In this paper, I will use Lencucha’s grid, because it is easy to understand yet sophisticated enough to serve my purpose: to illustrate that different normative starting points lead to different international or global health recommendations, while most international or global health recommendations that are based on empirical evidence do not clarify the normative starting point adopted by the authors. The other grids are mentioned to illustrate that there is no widely accepted grid of normative starting points, let alone a single widely accepted normative starting point, but also to illustrate a different part of the problem. Lencucha’s paper was published in BMC International Health & Human Rights – a medical journal – as a ‘debate’ paper, not a ‘research’ paper [9]. Frenk and colleagues’ paper [15] and Stuckler and McKee’s paper [17] were published in The Lancet – a medical journal – as a ‘viewpoint’ and a ‘comment’, not as ‘research’. Brown’s paper was published as a ‘research article’ in Global Policy[16] – not a medical journal. Opinion papers can be influential. But for most researchers with a background in empirical disciplines, conclusions reported in opinion pages do not carry the same weight as conclusions reported in research papers. ‘Truths’, for most physicians, are found in research papers.

Dialogue

Several contemporary global health debates require a dialogue between global health researchers who are trained in empirical disciplines and global health researchers who are trained in normative disciplines. Lawyers and ethicists are not trained to assess the impact of different public health interventions and the inevitable uncertainties that emerge from empirical studies. They need physicians and epidemiologists to tell them what difference it makes to provide HIV prevention alone or prevention and AIDS treatment, or to provide skilled birth attendance alone or skilled birth attendance and emergency obstetric care. They need this information, for example, to be able to illustrate the difference between the ‘charity’, the ‘security’ and the ‘cosmopolitan’ approaches to foreign policy for health. But if researchers with a background in empirical disciplines omit some interventions from their research, because they adopt (implicitly) the ‘charity’ approach to foreign policy for health and prefer not to promote interventions that would rely on (unreliable) charity, then it becomes impossible for global health researchers with a background in normative disciplines to build their work on the conclusions derived from empirical evidence. For example, when Choulagai and colleagues conclude that “Nepal’s health system must develop strategies that generate demand for [skilled birth attendance] services”, without mentioning the option of providing emergency obstetric care [18], it is not easy for a human rights lawyer like me to understand why they did not consider emergency obstetric care. Is it because they are convinced that emergency obstetric care would not make a difference (would not reduce health inequalities)? Or is it because they are convinced that Nepal cannot afford to provide emergency obstetric care, and that the international assistance that could allow Nepal to provide emergency obstetric care will not be forthcoming?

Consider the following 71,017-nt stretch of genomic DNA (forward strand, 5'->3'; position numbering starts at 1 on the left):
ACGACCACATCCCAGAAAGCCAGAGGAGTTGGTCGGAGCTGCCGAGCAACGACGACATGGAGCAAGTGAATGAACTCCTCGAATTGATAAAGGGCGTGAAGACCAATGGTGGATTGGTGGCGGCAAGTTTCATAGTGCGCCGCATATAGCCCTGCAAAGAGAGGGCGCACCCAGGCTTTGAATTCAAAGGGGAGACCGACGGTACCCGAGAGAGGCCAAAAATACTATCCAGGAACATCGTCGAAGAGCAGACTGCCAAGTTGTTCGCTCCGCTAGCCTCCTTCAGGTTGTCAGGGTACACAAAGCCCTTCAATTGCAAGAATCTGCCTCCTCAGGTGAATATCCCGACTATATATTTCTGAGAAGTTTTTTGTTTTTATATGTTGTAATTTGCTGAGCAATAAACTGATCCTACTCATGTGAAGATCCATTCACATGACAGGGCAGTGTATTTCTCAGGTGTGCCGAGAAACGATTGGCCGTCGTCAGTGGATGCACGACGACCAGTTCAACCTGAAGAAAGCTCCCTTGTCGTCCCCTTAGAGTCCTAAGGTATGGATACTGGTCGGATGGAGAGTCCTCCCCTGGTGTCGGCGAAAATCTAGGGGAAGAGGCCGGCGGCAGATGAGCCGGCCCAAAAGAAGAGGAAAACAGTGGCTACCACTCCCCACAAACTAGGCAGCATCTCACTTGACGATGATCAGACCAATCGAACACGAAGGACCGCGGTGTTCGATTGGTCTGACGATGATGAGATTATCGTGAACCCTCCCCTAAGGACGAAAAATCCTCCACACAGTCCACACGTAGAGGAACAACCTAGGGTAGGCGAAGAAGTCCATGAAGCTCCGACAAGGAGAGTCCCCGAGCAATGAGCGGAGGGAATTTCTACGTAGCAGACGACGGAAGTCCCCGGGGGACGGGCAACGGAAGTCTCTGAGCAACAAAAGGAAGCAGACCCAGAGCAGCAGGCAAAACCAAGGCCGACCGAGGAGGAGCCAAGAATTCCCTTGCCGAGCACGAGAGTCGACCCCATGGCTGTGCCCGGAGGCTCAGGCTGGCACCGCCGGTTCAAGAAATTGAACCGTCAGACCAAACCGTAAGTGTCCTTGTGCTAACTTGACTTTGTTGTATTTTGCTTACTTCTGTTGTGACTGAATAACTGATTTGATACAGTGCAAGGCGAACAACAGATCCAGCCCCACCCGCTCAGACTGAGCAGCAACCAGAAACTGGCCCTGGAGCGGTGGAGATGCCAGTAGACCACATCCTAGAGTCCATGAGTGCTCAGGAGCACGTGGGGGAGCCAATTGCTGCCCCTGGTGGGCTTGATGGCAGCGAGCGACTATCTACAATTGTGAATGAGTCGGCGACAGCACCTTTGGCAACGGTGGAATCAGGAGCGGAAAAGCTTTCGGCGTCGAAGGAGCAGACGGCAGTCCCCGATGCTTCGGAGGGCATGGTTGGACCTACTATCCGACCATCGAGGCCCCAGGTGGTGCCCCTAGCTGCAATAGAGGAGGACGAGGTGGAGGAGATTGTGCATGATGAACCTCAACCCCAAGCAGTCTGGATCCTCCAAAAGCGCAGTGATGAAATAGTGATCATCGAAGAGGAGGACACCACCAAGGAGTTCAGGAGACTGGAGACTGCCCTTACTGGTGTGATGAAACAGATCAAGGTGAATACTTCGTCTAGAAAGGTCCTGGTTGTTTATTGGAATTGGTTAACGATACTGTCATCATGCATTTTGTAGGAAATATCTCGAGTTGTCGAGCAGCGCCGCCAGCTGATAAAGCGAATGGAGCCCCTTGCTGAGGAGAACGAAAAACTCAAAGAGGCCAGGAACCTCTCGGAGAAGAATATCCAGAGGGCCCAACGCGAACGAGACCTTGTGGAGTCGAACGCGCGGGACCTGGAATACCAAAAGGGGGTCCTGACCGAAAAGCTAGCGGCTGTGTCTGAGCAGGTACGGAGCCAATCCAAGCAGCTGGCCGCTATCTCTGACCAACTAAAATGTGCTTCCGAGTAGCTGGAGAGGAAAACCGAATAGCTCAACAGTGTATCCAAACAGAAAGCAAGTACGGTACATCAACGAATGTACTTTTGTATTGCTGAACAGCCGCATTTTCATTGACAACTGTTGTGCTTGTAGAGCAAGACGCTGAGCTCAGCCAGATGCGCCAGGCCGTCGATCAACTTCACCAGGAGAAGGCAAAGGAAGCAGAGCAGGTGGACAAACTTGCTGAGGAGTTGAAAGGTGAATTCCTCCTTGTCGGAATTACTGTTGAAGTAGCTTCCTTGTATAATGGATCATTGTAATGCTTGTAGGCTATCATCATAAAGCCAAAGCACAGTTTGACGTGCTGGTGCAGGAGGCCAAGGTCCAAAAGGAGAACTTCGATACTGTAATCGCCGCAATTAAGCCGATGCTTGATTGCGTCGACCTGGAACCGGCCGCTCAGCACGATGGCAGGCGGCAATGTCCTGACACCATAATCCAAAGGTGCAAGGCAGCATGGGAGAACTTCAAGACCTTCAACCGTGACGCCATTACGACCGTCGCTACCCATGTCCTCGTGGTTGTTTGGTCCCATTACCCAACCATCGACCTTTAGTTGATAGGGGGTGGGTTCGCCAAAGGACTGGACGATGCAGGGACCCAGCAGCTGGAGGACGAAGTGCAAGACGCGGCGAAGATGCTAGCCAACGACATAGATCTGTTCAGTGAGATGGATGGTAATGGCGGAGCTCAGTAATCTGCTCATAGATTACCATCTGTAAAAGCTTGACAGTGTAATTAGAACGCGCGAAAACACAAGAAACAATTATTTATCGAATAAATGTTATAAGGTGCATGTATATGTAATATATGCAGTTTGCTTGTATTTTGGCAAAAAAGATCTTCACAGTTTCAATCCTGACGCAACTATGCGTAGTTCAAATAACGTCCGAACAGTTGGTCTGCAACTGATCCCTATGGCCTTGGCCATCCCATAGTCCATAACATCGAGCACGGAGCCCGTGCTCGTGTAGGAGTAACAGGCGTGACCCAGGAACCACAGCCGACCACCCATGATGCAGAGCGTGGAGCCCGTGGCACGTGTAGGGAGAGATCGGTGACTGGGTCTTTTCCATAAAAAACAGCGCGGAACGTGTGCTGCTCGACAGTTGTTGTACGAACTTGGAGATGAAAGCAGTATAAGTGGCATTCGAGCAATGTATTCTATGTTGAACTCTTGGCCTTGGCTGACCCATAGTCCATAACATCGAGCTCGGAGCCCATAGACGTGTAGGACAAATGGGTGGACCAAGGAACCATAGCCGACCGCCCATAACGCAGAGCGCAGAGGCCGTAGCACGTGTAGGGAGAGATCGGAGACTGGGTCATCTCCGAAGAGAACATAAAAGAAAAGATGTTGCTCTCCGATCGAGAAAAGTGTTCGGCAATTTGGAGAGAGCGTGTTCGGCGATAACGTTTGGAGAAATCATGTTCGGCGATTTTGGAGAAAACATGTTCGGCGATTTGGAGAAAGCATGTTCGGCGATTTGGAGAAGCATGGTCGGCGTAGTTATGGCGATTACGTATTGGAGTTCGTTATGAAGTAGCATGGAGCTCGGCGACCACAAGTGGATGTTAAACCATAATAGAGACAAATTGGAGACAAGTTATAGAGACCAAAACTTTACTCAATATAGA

Likewise, physicians and epidemiologists working in global health need lawyers and philosophers to clarify the consequences of the different normative starting points for global health. It is tempting to work within the status quo – to base recommendations on the assumption that the resources available today will also be the resources available tomorrow – but there is little empirical evidence for that assumption and it is ethically and legally problematic. According to Lencucha, the dominant normative starting point in global health policy is the ‘security’ approach [9], which provides a plausible explanation for the fact that we live in a world with a Global Fund to fight AIDS, Tuberculosis and Malaria, and no global fund to fight maternal mortality [19]. If global health recommendations are adjusted to that reality, and therefore more ambitious when it comes to fighting AIDS than when it comes to fighting maternal mortality, those recommendations tend to confirm the status quo, and reaffirm the dominant normative starting point.